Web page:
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Adaptation | a Reflection on Contemporary Chinese Architecture (in Four Case-studies)

Bert Hugo Raf De Muynck
Published November 2016

Abstract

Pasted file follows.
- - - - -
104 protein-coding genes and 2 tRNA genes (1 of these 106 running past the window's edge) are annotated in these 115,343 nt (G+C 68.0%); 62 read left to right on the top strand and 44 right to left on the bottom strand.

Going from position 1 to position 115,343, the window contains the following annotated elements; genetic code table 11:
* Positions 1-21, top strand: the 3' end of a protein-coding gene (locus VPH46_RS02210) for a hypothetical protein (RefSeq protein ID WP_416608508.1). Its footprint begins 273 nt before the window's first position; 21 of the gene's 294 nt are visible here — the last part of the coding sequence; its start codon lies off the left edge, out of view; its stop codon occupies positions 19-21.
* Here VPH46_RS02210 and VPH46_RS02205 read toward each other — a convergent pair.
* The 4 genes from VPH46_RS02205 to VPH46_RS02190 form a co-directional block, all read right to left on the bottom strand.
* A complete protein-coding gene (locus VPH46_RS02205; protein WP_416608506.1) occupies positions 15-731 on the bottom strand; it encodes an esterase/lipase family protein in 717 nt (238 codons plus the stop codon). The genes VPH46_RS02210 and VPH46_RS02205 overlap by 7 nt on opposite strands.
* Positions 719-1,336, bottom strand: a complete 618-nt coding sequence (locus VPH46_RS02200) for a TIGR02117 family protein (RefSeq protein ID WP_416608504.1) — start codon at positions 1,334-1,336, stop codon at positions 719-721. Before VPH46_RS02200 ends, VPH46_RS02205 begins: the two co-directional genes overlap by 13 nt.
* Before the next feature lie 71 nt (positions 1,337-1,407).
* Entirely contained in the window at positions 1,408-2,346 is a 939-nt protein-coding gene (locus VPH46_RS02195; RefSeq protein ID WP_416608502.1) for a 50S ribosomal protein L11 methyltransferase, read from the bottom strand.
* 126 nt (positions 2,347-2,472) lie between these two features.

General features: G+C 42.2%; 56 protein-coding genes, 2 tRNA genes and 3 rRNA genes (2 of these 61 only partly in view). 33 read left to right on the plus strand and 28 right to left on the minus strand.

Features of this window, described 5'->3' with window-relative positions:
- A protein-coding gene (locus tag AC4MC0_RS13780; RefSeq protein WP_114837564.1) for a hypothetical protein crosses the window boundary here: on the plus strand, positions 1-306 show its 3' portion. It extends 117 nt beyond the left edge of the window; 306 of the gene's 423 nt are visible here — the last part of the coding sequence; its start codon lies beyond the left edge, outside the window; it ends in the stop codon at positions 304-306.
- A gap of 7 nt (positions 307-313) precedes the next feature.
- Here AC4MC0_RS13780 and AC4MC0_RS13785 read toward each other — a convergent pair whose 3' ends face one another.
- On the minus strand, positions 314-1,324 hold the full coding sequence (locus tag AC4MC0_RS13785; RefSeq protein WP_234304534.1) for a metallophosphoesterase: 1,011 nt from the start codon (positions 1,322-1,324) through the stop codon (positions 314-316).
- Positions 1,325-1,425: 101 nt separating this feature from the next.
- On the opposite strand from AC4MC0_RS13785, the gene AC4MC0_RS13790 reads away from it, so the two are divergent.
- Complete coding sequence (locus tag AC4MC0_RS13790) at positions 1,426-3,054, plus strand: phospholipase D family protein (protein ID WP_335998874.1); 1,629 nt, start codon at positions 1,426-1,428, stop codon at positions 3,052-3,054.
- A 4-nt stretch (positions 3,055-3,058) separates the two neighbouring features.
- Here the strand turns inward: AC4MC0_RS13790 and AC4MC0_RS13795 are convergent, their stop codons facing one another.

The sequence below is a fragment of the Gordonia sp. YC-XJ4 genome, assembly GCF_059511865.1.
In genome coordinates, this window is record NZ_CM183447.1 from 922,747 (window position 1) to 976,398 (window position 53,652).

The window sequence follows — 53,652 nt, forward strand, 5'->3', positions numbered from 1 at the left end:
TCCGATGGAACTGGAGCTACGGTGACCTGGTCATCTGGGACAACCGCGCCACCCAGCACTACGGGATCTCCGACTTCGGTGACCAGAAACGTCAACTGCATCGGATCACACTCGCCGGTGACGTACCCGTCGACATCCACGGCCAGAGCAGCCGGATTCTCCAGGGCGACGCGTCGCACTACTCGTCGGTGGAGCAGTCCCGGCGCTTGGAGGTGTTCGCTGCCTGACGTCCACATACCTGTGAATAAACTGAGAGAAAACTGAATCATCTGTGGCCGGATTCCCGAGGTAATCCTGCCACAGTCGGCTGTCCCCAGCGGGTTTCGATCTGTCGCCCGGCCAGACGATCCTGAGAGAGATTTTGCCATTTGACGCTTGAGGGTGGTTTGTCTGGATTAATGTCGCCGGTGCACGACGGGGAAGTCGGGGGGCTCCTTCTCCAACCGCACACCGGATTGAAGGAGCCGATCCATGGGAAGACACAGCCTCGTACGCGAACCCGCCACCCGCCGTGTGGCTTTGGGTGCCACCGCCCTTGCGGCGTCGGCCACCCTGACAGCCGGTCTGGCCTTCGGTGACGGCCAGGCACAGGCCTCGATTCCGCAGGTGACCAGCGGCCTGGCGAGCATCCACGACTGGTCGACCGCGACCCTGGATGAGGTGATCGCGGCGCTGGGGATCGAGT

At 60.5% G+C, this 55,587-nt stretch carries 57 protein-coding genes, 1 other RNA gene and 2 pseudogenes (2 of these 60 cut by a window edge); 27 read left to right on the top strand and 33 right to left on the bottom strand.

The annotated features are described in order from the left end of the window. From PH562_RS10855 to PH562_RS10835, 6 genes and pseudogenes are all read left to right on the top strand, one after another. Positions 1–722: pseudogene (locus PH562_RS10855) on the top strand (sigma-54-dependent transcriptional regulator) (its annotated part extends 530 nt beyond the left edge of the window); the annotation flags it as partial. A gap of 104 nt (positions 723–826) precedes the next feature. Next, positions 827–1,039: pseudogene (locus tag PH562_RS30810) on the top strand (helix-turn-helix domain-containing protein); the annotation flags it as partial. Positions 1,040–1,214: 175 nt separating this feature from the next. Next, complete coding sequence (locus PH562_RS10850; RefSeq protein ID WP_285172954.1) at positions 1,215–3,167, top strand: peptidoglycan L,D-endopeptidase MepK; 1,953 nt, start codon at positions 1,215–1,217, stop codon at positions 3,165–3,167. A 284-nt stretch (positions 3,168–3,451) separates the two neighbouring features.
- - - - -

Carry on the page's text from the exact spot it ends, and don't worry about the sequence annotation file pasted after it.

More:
Reflecting upon a decade of engaging with, researching, writing, curating and discussing critical and contemporary Chinese architectural developments (profession and projects), the author presents ‘adaptation' as a modus operandus for Chinese architects to bypass both rapid cultural changes as well as a volatile and demanding building construction climate. Seeking to understand the underlying concepts, methods and motives behind selected projects of four distinct contemporary practices (Amateur Architecture Studio, Atelier Chen Haoru, ZAO/standardarchitecture, Zhao Yang studio) the author discusses how these adapt to progress. Besides, the aforementioned practices encompass in China three distinct generations of architects, all practicing, to a large extent, in a similar spatial, social and economical environment. Focusing on the passage of time and the progress of the profession, rather than pointing out a figure or structure frozen in time, and through case-studies linked to the authors' exhibition ‘ADAPTATION – architecture and change in China' (Venice Architecture Biennale 2014), the paper seeks to discuss how architects effectively adapt and transform their thinking, practice and design in relation to ongoing demands and insights. Relating these to professional discourse, use of local materials and knowledge, to the volatility of clients, governments and markets, these alternative practices (alternative to the dominance of design institutes, to generic solutions and to Western, modernist, theories and practice) aspire to keep control over the design process. Across the four discussed practices, similarities in approach, materiality, methodology, educational and environmental concerns are contrasted with differences in architect-client relation, public appreciation, public and personal influence, laws, academic discourse. Through the lens of understanding how architects transform their modus operandi, tentatively the concept of ‘in(ter)depedent practices and projects' (or mutual reliance between different generations of independent architects) can be explored.

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